Some context. Shortly after The Dark Knight took audiences by storm, Nolan expressed interest in shooting an epic but intimate romance completely in the IMAX format. He also pressed forward with a Howard Hughes biopic. Not much has been spoken about the IMAX romance since the release of The Dark Knight, but the Howard Hughes biopic stalled.

So what is The Dark Knight Rises? It’s a couple of things. For one, it’s both the epic romance and the Howard Hughes story tucked into the Batman template. But it’s also a film about Nolan’s journey to making this third and final Batman film.

Evidence of the romance/Hughes plot should be obvious. The shoehorned romance between Miranda Tate and Bruce Wayne, followed by the brutal betrayal of that affair feels pretty damn epic, yet intimate, to me. And the Howard Hughes references in the film are even more obvious, with Wayne living in seclusion following his stint as Batman. Even Nolan himself confirmed the Hughes influences in TDKR to Empire magazine saying, “Luckily I managed to find another wealthy, quirky character who’s orphaned at a young age.”

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But these two elements of The Dark Knight Rises are not simply the whimsical dreams of an acclaimed artist. Rather, they represent Nolan’s own frustration with making a third Batman film. Allow me to break the plot of The Dark Knight Rises down, explaining each element and how it relates to Nolan’s career decisions.

The film starts with Wayne in seclusion, wrecked after losing Rachel Dawes (despite death being Wayne’s catalyst for becoming Batman, but I digress). He’s bagged Batman and cut off communication with Gordon. When Bane shows up, Wayne decides to dust off Batman once again. It seems like more of an obligation (or a death wish) than anything else. His best friend and mentor Alfred, a character formally quite fine (even encouraging) of Batman, now seems to have a deep contempt for Batman, claiming he never wanted this life for Bruce.

The opening of the film is where Nolan is, mentally. He’s lost a good friend in Heath Ledger. He no longer sees a happy ending for the world of Batman, or at least the ending he had always wanted. To him, there’s no reason to return. But, Nolan is constantly bombarded with questions about a third Batman and can’t seem to escape the shadow of the franchise. He’s tied to the series. So, he returns to Batman, even in the face of relaunching Superman, a project he seemed curiously more invested in right before working on The Dark Knight Rises (hence why Wayne is hard at work on a secret energy project at the beginning of the film). Alfred likely speaks to what Nolan’s closest friends were telling him. “If you don’t want to do it, why return? You’re an artist. This isn’t the life we wanted for you.”

With this metaphor in mind, Bane represents the fans, sorry to say. Bane is a tyrannical mercenary whose plan is simply to bring about the destruction of Gotham, and Batman. He claims he wants what’s best for Gotham but his real motives are to destroy the city. And deep down he’s doing it out of blind love and affection for a character tied to Batman Begins.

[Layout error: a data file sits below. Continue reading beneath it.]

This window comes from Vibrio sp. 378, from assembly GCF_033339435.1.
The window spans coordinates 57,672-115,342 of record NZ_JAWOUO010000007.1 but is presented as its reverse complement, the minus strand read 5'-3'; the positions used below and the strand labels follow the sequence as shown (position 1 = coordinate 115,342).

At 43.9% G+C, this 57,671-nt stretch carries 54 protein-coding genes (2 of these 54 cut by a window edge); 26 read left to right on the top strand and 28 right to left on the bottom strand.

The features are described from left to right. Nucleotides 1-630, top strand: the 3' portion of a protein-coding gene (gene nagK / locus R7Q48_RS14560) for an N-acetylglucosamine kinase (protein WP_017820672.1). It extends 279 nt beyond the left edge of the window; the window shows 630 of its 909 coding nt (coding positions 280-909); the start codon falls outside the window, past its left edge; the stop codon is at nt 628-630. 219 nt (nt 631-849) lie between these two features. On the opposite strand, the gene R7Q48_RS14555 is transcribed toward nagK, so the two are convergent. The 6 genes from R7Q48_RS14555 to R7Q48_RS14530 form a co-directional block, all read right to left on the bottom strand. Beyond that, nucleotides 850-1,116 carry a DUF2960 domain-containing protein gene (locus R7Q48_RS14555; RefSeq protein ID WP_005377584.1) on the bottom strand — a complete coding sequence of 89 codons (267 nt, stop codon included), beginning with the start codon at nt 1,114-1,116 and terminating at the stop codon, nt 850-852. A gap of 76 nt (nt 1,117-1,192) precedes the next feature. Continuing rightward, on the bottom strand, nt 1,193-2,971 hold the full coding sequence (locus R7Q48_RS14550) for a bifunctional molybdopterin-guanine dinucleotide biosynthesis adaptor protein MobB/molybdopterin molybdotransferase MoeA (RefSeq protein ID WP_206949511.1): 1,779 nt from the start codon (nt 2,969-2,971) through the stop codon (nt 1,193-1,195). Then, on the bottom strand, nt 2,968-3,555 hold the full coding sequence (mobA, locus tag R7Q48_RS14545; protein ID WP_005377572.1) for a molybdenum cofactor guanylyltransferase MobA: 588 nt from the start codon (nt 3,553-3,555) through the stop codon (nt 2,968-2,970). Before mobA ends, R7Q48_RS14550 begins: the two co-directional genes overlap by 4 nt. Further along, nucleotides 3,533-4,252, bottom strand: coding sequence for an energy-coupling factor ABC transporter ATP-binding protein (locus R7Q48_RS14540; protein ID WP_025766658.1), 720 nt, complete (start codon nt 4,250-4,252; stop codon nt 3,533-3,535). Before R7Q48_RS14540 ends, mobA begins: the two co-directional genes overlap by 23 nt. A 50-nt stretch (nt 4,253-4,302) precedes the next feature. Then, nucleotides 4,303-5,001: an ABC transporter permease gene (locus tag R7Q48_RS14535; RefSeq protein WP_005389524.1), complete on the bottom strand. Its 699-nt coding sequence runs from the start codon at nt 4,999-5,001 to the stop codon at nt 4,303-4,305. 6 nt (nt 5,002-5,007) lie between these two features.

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Bane represents the force of nature that is fandom, which starts slow and mostly silent, but quickly the fire rises and the heat from clamoring fans is intense and occasionally brutal. Don’t believe me? Take a look at how fans are shaping the Marvel Cinematic Universe. Is Coulson still dead? Nope. The fire has certainly risen.

In the case of TDKR, fans fell in love with Batman Begins and have driven the franchise to great financial heights since then. This is woven into the narrative of TDKR, hence Bane’s secret love for Talia al Ghul, a character that’s tied directly to Batman Begins. In other words, without that picture, and the fandom born from it, Bane does not exist.

Also, fans don’t just want another Batman. They want the best damn Batman film that Nolan can give them … or else. The fight sequence between a worn out Batman and Bane is evidence of Nolan’s struggle to give audiences a good sequel. And Bane literally breaks Batman, mocking him for being old and worn out … or unoriginal and derivative.

Even stranger is Bane’s goal to steal Wayne’s fortune. This seems less like a metaphor for our current financial crisis and more Nolan commenting on the sometimes negative financial influence of moviegoers, who often steal a director’s artistic desires and dictate what films and franchises survive and what art eventually gets made with their money. Wanna make that Howard Hughes biopic? Hell no! The fans want Batman 3. And Batman 3 is what they get.

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The tools and tech of The Dark Knight Rises also play into this metaphor in clever ways. The Bat is an excessive and completely needless tool for most of the picture, only conveniently serving the plot in the final minutes of the climax. For the rest of the film it feels like an accessory ripped straight out of Transformers or GI Joe.